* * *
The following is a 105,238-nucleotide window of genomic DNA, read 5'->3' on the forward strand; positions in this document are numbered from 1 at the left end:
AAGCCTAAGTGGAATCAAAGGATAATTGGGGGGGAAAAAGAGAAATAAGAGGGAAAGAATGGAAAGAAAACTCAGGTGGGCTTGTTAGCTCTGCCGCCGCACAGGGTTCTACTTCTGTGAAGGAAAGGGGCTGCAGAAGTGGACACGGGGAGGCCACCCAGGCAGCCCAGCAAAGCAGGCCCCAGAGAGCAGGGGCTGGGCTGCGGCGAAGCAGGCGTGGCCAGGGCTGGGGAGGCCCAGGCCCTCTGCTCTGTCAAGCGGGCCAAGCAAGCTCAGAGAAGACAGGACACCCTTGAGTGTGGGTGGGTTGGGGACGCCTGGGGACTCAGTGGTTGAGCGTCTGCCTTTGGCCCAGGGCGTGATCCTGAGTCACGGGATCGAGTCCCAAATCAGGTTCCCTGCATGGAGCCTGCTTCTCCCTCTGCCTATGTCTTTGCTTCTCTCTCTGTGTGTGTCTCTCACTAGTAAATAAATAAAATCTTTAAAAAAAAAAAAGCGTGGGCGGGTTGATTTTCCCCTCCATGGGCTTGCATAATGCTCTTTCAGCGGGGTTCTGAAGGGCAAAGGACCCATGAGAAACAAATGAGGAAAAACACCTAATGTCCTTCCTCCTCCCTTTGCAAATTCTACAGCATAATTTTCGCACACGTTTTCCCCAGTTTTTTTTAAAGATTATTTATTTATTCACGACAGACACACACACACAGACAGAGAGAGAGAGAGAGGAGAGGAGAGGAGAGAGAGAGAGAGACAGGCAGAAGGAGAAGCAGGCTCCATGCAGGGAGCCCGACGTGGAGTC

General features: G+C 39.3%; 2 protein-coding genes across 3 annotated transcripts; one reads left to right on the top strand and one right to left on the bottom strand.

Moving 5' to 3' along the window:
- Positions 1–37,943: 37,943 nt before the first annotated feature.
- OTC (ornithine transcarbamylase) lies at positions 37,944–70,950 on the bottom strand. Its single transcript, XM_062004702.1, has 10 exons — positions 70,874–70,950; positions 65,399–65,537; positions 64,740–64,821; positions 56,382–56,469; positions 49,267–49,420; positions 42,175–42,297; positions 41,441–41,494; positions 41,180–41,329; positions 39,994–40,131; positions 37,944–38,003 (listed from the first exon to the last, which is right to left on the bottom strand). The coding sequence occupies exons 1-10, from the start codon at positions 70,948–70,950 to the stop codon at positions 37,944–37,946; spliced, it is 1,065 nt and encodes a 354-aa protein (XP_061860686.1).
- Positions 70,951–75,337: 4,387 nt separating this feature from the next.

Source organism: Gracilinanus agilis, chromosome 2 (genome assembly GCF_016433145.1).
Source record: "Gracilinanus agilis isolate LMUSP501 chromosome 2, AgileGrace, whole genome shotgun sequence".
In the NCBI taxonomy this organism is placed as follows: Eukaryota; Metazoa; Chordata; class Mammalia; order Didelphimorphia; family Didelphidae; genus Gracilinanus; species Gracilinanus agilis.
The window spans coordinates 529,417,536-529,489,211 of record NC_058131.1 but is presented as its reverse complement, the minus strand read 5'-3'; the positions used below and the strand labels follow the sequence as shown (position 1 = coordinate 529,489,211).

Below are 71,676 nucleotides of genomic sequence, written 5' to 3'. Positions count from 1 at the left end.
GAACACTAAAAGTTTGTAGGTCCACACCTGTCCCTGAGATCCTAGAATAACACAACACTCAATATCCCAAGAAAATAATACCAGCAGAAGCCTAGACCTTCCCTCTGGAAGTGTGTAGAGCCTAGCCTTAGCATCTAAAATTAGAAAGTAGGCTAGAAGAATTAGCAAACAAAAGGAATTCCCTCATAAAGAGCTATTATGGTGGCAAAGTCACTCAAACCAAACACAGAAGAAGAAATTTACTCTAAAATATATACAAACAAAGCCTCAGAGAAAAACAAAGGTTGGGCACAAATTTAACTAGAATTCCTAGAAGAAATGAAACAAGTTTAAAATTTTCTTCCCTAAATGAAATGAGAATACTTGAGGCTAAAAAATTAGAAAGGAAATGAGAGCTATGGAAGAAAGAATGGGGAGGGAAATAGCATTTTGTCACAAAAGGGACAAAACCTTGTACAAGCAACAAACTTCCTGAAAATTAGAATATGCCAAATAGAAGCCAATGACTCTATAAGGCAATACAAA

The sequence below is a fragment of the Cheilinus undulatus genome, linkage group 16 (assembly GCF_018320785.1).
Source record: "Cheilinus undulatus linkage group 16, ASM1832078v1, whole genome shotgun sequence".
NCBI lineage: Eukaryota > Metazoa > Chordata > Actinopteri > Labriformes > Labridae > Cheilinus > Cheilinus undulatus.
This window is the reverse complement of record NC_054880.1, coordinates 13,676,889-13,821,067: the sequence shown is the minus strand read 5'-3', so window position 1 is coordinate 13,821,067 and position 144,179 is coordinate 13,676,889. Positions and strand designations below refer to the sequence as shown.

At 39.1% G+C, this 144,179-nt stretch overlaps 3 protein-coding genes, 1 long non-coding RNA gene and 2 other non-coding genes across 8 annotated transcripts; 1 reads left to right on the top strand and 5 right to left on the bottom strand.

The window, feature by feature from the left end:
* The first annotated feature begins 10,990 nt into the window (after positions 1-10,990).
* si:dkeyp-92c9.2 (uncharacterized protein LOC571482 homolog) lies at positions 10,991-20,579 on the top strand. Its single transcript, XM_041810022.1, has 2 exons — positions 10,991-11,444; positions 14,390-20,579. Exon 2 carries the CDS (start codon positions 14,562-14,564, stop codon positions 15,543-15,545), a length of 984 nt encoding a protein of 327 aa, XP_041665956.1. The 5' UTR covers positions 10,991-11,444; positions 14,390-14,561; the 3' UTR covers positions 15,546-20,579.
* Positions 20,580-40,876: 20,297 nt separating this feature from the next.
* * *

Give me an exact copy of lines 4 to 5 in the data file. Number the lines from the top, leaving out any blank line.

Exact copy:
Moving 5' to 3' along the window:
- Positions 1–37,943: 37,943 nt before the first annotated feature.